1. Functional investigation of AfsKRS regulatory system for pristinamycin biosynthesis in Streptomyces pristinaespiralis
Na Shen, Zhige Wu, Haipeng Liao, Yu Yang, Qingchao Jin, Yanping Dou, Zhihua Jin 3 Biotech . 2021 Sep;11(9):418. doi: 10.1007/s13205-021-02933-2.
Three genes encoding AfsK, AfsR, AfsS homologues inStreptomyces pristinaespiraliswere studied, respectively, to investigate regulatory role of AfsKRS system for pristinamycin biosynthesis. Transcription change and gene inactivation analysis indicated that these genes had active transcription and positive regulation for the improvement of pristinamycin production inS. pristinaespiralis. The analysis of AfsKRS-defective mutagenesis indicated that there might be a positive correlation between the product ofafsKand pristinamycin I biosynthesis, and a negative correlation to pristinamycin II biosynthesis. However, bothafsRandafsSmight have negative correlation to pristinamycin I production and positive correlation to pristinamycin II production. The effects on pristinamycin production of AfsKRS disruptants by protein kinase inhibitor K252a indicated that AfsR, both not AfsK and AfsS, was the inhibition target of K252a inS. pristinaespiralis, and AfsR should serve as a pleiotropic regulator to have differential regulation on biosynthesis of pristinamycin I and II components. Based on above study, it might be deduced that different signal transduction patterns via AfsK, AfsR, AfsS of AfsKRS system should be involved in respective regulation for biosynthesis of pristinamycin I and II inS. pristinaespiralis. In conclusion, the investigation could give some valuable clues for exploring furtherly regulatory function of AfsKRS system inS. pristinaespiralis.
2. Pristinamycin: old drug, new tricks?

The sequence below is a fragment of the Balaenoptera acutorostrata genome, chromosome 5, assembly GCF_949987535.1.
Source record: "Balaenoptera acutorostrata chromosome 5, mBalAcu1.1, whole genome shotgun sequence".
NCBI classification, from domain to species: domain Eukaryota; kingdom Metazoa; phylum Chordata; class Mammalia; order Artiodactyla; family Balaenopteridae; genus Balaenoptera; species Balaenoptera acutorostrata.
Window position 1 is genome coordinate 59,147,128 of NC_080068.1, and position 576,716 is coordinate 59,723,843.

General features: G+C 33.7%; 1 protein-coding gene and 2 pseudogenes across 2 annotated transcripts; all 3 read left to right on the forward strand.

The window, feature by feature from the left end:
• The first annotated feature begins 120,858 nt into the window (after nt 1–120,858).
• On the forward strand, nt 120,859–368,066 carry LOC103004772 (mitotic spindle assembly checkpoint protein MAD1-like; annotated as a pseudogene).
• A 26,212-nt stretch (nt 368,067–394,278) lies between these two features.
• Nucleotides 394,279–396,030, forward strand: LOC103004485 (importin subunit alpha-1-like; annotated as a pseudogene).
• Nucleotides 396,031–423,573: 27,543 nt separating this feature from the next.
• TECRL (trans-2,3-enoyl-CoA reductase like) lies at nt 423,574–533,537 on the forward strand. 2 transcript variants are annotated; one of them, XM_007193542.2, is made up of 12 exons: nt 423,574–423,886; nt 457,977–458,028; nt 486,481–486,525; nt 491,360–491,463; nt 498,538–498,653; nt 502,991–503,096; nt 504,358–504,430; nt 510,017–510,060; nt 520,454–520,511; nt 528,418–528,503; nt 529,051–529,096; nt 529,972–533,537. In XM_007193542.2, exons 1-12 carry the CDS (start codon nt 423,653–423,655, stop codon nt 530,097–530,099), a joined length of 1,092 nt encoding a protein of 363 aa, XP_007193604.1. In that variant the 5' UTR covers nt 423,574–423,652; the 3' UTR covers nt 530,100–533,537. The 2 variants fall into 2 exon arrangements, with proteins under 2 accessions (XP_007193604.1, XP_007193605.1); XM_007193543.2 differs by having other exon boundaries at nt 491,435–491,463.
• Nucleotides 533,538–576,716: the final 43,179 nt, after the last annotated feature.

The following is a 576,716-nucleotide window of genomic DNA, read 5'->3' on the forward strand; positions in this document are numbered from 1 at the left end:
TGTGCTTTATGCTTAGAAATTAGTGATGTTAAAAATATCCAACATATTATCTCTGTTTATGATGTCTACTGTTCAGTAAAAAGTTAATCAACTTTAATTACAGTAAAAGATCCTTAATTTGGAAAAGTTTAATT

Amanda Gwee, Nigel Curtis, Noel Cranswick, Eden C Cooper J Antimicrob Chemother . 2014 Sep;69(9):2319-25. doi: 10.1093/jac/dku167.
Osteoarticular infections with Gram positive bacteria present an increasing challenge in an era of multidrug-resistant organisms. Prolonged intravenous antibiotic treatment is often required, with associated risks, costs and difficulties with administration; a safe, effective oral option would be ideal for this indication. Pristinamycin, an oral streptogramin antibiotic with bactericidal activity against Gram positive organisms including methicillin-resistant Staphylococcus aureus, has been used for over 50 years in Europe for the treatment of osteoarticular infections. We review the published evidence for the treatment of native bone and prosthesis-related osteoarticular infections with pristinamycin.
3. Use of Pristinamycin for Macrolide-Resistant Mycoplasma genitalium Infection
Sepehr N Tabrizi, Jennifer A Danielewski, Suzanne M Garland, Christopher K Fairley, Catriona S Bradshaw, Jørgen S Jensen, Gerald L Murray, Karen Worthington, Eric P F Chow, Tim R H Read, Jenny Su, Mieken Grant Emerg Infect Dis . 2018 Feb;24(2):328-335. doi: 10.3201/eid2402.170902.
High levels of macrolide resistance and increasing fluoroquinolone resistance are found in Mycoplasma genitalium in many countries. We evaluated pristinamycin for macrolide-resistant M. genitalium in a sexual health center in Australia. Microbiologic cure was determined by M. genitalium-specific 16S PCR 14-90 days after treatment began. Of 114 persons treated with pristinamycin, infection was cured in 85 (75%). This percentage did not change when pristinamycin was given at daily doses of 2 g or 4 g or at 3 g combined with 200 mg doxycycline. In infections with higher pretreatment bacterial load, treatment was twice as likely to fail for each 1 log10increase in bacterial load. Gastrointestinal side effects occurred in 7% of patients. Pristinamycin at maximum oral dose, or combined with doxycycline, cured 75% of macrolide-resistant M. genitalium infections. Pristinamycin is well-tolerated and remains an option where fluoroquinolones have failed or cannot be used.